It seems as though we go over these things every couple of months, but a recent case caught our attention. In May, The US Court of Appeals for the 5
Circuit ruled against the lessor in
Sierra Equip., Inc. v. Lexington Ins. Co.
The case itself is not all that earth-shaking, but the topic is one that has potentially serious ramifications for the less-than-careful lessor.
Sierra, the lessor did not get a standard insurance certificate from its lessee, stating that it was an additional insured (liability, if not both policies) and loss payee (fire, theft and casualty policy). In fact, the lease required only that the lessee insure the equipment with a policy in form, in terms, in amount and with carriers reasonably acceptable to the lessor.
The lessee did, in fact, obtain insurance on the leased equipment before the lessee filed for bankruptcy. The policy made no mention of the lessor. On inspection, the lessor found that the equipment had been damaged and tried to recover insurance proceeds. Let's stop here for a moment.
In theory, if the lessee sent its policy to the lessor and the policy did not indicate that the lessor was a loss payee, the lessor could have demanded that the policy be reissued or that an endorsement be prepared. (At lease in the case of liability insurance, an endorsement is much, much better than a mere certificate, because the certificate is not binding on the insurance company according to several court cases).
The lessor, however, did not demand to see the insurance policy. Thus far, the law is pretty clear: the lessor has no rights under the lessee's policy. If the lessor was named an additional insured, it could file a claim. As a loss payee, when the claim was filed by the lessor or the lessee, the lessor would be paid.
What makes the
Sierra case unusual is that its lawyers tried a creative argument: that the bankruptcy court should impose a lien on the insurance proceeds, so that instead of going into the lessee's bankruptcy estate they are held for the lessor's benefit as if it were a secured party for whom the insurance proceeds were collateral.
That may well have worked if the lease clearly required the lessee to name the lessor as additional insured. If so, there were cases in which the lessor, like a mortgagee, had the right to enforce insurance policies taken out for its benefit. While "everybody knows" the insurance was intended by the lessor for that purpose, the lease only said that the insurance would be satisfactory to the lessor.
If we take a step back, there are two reasons a lessor might want a lessee to have insurance: to (1) protect the lessee and its creditworthiness, and thus to protect the lessor as the lessee's creditor generally and (2) to protect the lessor as to the specific assets that are its property or collateral. In equipment finance we always look for reason (2) primarily. An unsecured creditor would look only for reason (1).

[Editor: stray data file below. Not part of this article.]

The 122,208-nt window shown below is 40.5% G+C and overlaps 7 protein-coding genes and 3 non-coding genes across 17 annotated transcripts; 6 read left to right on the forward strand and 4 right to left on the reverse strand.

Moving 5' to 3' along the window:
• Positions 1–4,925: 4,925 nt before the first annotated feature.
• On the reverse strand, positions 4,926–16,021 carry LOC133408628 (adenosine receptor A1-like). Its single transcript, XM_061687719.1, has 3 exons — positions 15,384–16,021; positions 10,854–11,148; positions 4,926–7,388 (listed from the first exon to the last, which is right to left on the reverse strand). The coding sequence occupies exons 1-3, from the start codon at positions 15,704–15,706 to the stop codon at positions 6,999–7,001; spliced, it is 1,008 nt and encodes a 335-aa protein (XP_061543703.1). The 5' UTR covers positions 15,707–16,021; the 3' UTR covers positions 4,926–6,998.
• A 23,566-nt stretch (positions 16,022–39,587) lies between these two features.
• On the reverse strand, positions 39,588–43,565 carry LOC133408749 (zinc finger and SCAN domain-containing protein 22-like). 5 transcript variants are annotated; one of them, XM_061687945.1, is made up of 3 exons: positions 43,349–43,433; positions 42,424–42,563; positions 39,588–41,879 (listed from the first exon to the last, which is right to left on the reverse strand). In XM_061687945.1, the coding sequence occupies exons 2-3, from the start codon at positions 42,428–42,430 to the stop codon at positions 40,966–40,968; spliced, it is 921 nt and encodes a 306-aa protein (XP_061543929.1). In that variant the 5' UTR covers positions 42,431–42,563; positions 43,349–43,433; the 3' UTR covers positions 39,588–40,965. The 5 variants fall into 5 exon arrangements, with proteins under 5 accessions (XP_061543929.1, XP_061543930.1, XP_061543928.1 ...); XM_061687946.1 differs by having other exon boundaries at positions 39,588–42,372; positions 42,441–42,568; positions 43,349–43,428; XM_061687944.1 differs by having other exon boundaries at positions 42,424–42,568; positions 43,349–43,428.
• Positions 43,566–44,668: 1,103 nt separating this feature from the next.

What the court was saying was that the equitable lien would only be imposed where reason (2) could be seen in the lease itself, not by implication. In fact, there is even more at issue here.
First, the lessor's rights will be limited to what is on the certificate. If the insurance certificate says that the lessor is additional insured for $1,000,000 of liability coverage, the insurer is not obligated to provide more even if the lessee has a $5,000,000 policy. Before accepting "acceptable" coverage, it may pay to find out what the lessee carries.
Second, in case there is any doubt, unless the lessor is named as loss payee, the insurer does not have to send the lessor a check. Another question is whether the lessor is the Sole loss payee - joint checks can be a problem. What you want today is to be "lender loss payee" which, we are told covers this and a host of other issues, such as waiver of misrepresentation by the lessee and notification of cancellation.
Third, only the insured and additional insured can file a claim on any insurance - liability or casualty. We have heard of oddball situations where the lessee refused to file the claim, preferring to be sued by the lessor under its indemnity. And be sure that the lessee is obligated to indemnify and to pay for damage to the equipment because just having insurance without the obligation raises issues and possible defenses.